Hot Weather Sets Grain Market on Fire
Jul 02, 2012
Extremely hot weather in the Corn Belt has left crop conditions at dangerously low levels and grain prices reaching nine month highs. Illinois and Indiana have been the hardest hit by drought, which rank second and fifth in corn output respectively. Expectations for a record corn crop in 2012 are all but eliminated and the question now is “How tight will stocks be?”
The weather concerns offset macro issues and the latest USDA acreage report, which said farmers planted more corn and soybeans than traders had expected, with the corn acres the largest since 1937 and soybeans the third highest ever.
Corn prices closed at $6.72 per bushel and increased by 21.0% in June due to a substantial deterioration in crop conditions. As of June 25, 2012 corn conditions have deteriorated to 56% of the crop in good or excellent condition, compared to 72% last month and 68% last year. In the June WASDE, the USDA kept the average corn yield for 2012/13 at 166.0 bushels per acre, but we expect a substantial decrease in the yield and ending stocks in the July report.
Corn stocks as of June 1, 2012 were estimated at 3.15 billion bushels, a 14% decrease from last year. Of the 3.15 billion bushels, 1.48 billion are stored on farms, down 12% from 2011. 1.67 billion bushels were being held in off-farm locations, a 16% decrease from last year. Disappearance from March 2012 to May 2012 was 2.87 billion bushels a year prior.
Hot weather and fears of tight supplies left soybean prices 12.9% higher in June to close at $15.13 per bushel. Soybeans in good or excellent condition are at 53% compared to 65% last year. As with corn, we expect a major change to the soybean balance sheet in the July WASDE.
Soybean stocks as of June 1, 2012 were estimated at 667 million bushels, a 8% increase from 2011. On-farm stocks were 179 million bushels, a 18% decrease from a year prior. 488 million bushels were located in off-farm locations, a 22% increase from last June. Disappearance from March 2012 to May 2012 was 707 million bushels, a 12% increase from last year.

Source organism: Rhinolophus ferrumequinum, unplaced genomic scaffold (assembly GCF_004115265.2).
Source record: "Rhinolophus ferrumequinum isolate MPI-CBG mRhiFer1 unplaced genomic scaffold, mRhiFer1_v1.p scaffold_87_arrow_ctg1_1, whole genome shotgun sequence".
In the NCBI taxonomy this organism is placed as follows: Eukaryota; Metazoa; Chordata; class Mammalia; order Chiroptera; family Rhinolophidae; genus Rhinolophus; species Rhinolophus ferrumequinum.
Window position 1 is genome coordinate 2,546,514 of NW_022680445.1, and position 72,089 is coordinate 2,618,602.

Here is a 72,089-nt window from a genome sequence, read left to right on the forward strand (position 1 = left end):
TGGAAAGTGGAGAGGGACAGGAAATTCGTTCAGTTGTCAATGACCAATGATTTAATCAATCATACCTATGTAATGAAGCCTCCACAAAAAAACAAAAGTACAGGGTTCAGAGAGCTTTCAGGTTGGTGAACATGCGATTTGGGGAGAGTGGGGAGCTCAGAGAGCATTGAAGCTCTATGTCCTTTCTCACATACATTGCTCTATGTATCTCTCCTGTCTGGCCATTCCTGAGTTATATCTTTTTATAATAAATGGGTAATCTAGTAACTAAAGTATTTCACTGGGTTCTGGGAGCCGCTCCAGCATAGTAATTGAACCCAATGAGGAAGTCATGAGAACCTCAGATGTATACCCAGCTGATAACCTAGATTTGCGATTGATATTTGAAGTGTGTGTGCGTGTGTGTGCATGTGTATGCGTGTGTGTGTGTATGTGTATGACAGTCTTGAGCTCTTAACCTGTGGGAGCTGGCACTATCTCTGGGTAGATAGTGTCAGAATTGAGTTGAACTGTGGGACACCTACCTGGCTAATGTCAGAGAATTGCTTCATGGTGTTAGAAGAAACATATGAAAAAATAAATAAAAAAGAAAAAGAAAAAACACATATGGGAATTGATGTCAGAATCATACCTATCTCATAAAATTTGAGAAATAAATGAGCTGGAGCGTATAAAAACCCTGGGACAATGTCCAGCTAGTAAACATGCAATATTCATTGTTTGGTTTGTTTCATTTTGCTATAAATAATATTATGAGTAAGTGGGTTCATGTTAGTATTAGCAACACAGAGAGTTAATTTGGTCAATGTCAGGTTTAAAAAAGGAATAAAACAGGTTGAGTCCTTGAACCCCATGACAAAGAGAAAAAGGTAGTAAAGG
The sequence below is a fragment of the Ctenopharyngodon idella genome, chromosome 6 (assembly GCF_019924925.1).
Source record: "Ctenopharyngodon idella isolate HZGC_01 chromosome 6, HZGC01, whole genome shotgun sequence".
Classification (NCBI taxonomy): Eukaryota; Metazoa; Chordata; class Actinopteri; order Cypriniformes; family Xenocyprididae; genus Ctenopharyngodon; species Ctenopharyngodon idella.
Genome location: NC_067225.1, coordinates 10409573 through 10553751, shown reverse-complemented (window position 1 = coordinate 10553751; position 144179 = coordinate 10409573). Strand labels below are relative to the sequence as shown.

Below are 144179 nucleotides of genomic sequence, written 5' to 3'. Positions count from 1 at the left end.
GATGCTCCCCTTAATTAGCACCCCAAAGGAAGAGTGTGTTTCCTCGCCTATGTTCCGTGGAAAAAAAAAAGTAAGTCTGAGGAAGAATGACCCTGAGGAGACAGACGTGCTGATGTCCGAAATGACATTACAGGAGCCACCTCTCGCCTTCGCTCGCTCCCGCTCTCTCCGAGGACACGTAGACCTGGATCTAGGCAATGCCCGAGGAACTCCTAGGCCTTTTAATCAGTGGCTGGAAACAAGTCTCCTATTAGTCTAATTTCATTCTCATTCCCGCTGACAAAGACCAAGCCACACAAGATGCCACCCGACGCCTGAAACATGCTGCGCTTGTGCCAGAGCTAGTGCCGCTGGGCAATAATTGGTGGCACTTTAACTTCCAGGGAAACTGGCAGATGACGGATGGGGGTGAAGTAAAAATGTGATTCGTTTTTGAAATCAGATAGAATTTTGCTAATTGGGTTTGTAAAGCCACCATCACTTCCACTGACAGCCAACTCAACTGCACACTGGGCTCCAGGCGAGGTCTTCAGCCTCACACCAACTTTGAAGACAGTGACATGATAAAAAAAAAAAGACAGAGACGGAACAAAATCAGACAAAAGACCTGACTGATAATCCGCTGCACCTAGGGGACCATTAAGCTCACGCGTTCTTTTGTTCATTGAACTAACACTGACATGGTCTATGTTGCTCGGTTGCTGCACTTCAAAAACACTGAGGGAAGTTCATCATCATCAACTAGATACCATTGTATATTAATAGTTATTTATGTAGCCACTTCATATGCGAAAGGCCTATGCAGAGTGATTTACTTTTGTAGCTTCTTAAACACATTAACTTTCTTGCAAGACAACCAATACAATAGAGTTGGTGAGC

Wheat prices increased by 14.2% this month, closing at $7.39 per bushel on the back of the strength in the corn market. Spring wheat conditions are favorable as 77% is in good or excellent condition and only 4% is in poor or very poor condition. Winter wheat conditions continue to outpace last year's conditions with 54% of the winter wheat crop in good or excellent condition, a 19% increase from last year.
Wheat stocks as of June 1, 2012 were estimated at 743 million bushels, a 14% decrease from a year prior. 112 million bushels were held in on-farm locations, down 14% from last June. Off-farm stocks were estimated at 631 million bushels, a 14% drop from a year ago. Disappearance from March 2012 to May 2012 was 457 million bushels, a decrease of 19% from last year.
U.S. farmers are expected to plant 228.5 million acres of corn, soybeans, and wheat for the 2012 crop year, a 3.3% increase from 2011's 221.3 million acres. Improving agricultural economics and grain prices are incentivizing farmers to plant as many acres as possible.
Corn planted acres for 2012 were estimated at 96.4 million acres, the largest acreage since World War II and a 5% increase from 2011's 91.9 million acres. This is an increase from March's estimate of 95.9 million acres, but not surprising as on average the USDA increases planted corn acreage by 1.3% from the March to June acreage report.
Soybean planted acres were estimated at 76.1 million acres, an increase of 1% from last year's 75.0 million acres and the third highest on record. Record breaking planted acreage is expected in New York, North Dakota, and Pennsylvania. South Dakota expects to tie its previous record high. The increase in soybean acres planted was due to an early winter wheat harvest which allowed farmers the potential to double-crop with soybeans.
Wheat planted acres were estimated at 56.0 million acres, an increase of 3% from 2011's 54.4 million acres. Not much has changed since March's Prospective Planting report of 55.9 million acres as high wheat supplies provided little incentive for farmers to plant wheat.
We expect crop conditions will continue to deteriorate, but over the next few weeks corn pollination will dictate how severe yield damage will be due to harsh weather conditions. The U.S. corn crop is entering the critical pollination growth stage which is when kernels become pollinated and grow. If extreme hot and dry weather persists throughout the pollination period, major yield loss will be felt throughout the Corn Belt.
Poor crop conditions have lead to higher crop prices which will help offset farmer yields losses. The farmers that have above average crop conditions paired with the high new crop prices will have much higher income post harvest which could translate to even higher farmland values. Because farmers make up the overwhelming majority of farmland buyers, farmers will be willing to pay higher prices from property within their farming operation radius.
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